we have binged, starved, purged, and obsessed in an effort to manage unwelcome emotions. the solution to an eating disorder has to do with accepting our thoughts and feelings, and finding safe and responsible ways to express them. there is no magic about recovery. recovery means rebuilding trust with ourselves and others, taking careful risks to learn what is safe and good for us. when we can take responsibility for understanding our needs, and getting them met, then we will walk free.

from overeating to anorexia
in his article paul mckenna owes courtney love an apology, joshua seth says, “yes, it is possible to lose too much weight. there is such a thing as a healthy range. and unfortunately singer courtney love seems to have taken weight loss hypnosis a bit too far.” this is interesting because it brings up a host of misconceptions about eating disorders and specifically about anorexia. this is such an important topic that i’ll talk about that in a future article, some time before the next carnival of eating disorders.

i’ll post part 2 tomorrow, september 1. in the meantime, if you have an article you’d like to see here, please let me know, using this submission form.

blogathon: weight loss dude’s 5 diets

this is an entry for my participation in the 2008 blogathon, a 24-hour marathon of blogging. please support the cause and donate – however much, however little – to the canadian mental health association (vancouver/burnaby branch). to donate, use this URL: www.canadahelps.org/CharityProfilePage.aspx?CharityID=d2252. you should be able to get there by clicking the link;if not, just copy and paste the link into your browser. it will take you to the appropriate location at canada helps. thank you!

and here is another entry to the carnival of eating disorders, which happens on this blog every last day of the month. a blog carnival is a sort of readers digest of blog entries on a specific topic. because of the blogathon, i’ve decided to feature three entries that i thought were interesting. this is the last one, by the weight loss dude, entitled five lifestyles that do lead to weight loss

there have been at least five times in my life where my lifestyle did lead to an ideal weight or weight loss at a rate that would lead to my ideal weight.  i’ll cover each in more detail in the future, but i thought i would list them for you to ponder:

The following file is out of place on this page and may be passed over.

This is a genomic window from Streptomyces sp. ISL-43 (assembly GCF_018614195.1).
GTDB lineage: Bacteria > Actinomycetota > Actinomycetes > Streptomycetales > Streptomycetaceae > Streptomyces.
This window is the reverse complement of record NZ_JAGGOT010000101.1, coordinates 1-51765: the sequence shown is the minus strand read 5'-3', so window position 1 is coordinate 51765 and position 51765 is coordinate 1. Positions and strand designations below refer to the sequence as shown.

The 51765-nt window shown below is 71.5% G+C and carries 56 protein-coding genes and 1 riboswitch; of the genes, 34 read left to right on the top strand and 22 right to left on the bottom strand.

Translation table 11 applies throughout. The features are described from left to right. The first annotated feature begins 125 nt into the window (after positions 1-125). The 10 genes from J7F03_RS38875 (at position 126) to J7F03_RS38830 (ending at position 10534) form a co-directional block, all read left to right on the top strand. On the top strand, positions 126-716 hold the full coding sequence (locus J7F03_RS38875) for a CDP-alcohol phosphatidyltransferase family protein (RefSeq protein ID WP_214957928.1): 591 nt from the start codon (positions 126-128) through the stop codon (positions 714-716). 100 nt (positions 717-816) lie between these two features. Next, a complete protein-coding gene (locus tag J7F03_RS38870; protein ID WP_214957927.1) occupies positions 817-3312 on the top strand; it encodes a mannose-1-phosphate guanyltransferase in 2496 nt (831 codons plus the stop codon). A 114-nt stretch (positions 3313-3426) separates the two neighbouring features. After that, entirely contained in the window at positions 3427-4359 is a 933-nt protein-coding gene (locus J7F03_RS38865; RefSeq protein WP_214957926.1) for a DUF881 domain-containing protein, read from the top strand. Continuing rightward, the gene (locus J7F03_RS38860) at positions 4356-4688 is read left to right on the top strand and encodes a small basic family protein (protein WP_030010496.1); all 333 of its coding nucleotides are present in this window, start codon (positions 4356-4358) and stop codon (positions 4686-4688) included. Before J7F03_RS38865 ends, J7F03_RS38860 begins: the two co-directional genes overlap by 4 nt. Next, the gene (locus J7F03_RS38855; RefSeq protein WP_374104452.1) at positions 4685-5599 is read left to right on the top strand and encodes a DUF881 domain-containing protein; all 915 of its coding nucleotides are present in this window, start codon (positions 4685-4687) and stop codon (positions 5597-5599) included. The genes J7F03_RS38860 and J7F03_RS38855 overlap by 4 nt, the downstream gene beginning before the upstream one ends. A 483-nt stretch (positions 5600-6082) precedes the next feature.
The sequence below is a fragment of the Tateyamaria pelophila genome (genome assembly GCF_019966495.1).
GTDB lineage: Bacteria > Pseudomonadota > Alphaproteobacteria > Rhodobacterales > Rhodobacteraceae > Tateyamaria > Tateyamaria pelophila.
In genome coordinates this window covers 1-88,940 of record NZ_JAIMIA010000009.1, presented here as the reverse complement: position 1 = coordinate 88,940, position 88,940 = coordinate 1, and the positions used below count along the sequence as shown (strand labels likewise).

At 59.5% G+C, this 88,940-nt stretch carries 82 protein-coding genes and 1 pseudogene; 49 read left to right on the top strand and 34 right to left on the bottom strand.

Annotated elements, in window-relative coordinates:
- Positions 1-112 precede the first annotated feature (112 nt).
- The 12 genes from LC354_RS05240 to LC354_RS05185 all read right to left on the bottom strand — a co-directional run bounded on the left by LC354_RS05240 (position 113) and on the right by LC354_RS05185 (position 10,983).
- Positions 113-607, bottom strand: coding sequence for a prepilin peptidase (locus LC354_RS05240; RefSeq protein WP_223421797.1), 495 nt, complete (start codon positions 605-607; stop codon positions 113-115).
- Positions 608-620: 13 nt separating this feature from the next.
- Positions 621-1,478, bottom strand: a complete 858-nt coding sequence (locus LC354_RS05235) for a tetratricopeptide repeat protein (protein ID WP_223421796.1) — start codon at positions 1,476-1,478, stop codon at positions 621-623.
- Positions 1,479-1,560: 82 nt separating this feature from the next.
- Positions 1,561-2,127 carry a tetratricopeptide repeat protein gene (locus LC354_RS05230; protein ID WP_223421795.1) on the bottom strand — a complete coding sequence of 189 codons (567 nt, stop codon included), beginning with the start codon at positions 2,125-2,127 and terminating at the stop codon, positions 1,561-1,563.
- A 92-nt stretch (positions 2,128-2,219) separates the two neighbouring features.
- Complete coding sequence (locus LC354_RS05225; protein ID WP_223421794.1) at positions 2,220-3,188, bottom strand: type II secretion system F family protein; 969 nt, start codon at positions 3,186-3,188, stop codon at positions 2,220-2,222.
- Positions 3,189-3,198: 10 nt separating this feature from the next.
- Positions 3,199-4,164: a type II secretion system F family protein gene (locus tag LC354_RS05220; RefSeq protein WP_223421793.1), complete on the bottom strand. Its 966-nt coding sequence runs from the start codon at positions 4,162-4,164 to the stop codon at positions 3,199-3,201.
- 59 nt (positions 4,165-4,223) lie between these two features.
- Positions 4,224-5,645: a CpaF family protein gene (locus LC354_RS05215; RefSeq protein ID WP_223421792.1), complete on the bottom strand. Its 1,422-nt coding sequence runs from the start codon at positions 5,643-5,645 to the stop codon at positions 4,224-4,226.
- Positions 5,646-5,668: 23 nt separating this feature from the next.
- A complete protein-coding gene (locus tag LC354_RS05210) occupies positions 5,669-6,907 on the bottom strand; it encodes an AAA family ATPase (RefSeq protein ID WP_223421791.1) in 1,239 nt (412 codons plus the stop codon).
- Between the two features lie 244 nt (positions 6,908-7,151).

his list includes

  1. running and eating well.
  2. the high fat experimental diet i mentioned in a prior post … it apparently leads to poor overall health based on how i felt during that diet.
  3. methamphetamine addiction. this is not recommended for obvious reasons.
  4. the carbohydrate addicts diet.
  5. atkins style low carb dieting.

he goes into a bit of detail of how these diets worked for him. read the rest here.

i usually don’t feature a lot of “how to lose weight” articles here because that’s not what eating disorders are about. they’re about behaviours around food, food addictions, and often enough about obsessing over diets (which is one of the reasons there are similarities between overeating and anorexia).  so talking a lot about diets would be a bit counterproductive.

having said that, i have to confess that i find the weight loss dude’s approach amusing and engaging. his idea is to try a new diet every week or so. by doing this, he says, he won’t get bored. he has lost weight and, what i find more interesting, he gains a lot of insights along the way. there’s also a certain down-to-earth feel to his blog that i like. i guess when you try one diet after the other, you can’t really keep up the i-have-found-the-diet-of-a-lifetime hype that comes with a lot of other diet blogs.

carnival of eating disorders #15

ladies and gentlemen, i present to you: the 15th carnival of eating disorders!
blog carnival archive - carnival of eating disorders

anorexia
an x-ray technician talks about three generations of women with eating disorders. she describes anorexia as an addiction:

unlike other addictions, anorexia is something you don’t do. to be an alcoholic you have to find alcohol to drink. drug addicts have to buy drugs. anorexics just stop eating. you can stop giving your body nourishment and get high.

body image
the body image project is an online project searching for women and girls of all ages to share their individual experiences and feelings about their own body image perceptions. the goal of the project is “to have women and girls take that brave step to share their stories, break the hold these perceptions have and ultimately reveal to those who share and to those who view this site – you are not alone. to share your story, simply email your words to bodyprojectsubmission@gmail.com. an example of such an entry is that of a 51-year-old woman who says

gravity and hot flashes have begun to take their toll, but i still love my body. it is strong and healthy, hasn’t failed me yet and has given life and nourishment to three wonderful children.

bulimia
this here is an interview with virginia deberry and donna grant, authors of gotta keep on tryin’. one of their protagonists has bulimia.

Q: bulimia is not something often discussed in the african american community, at least to my limited knowledge. what was your purpose in having gayle afflicted with this disorder?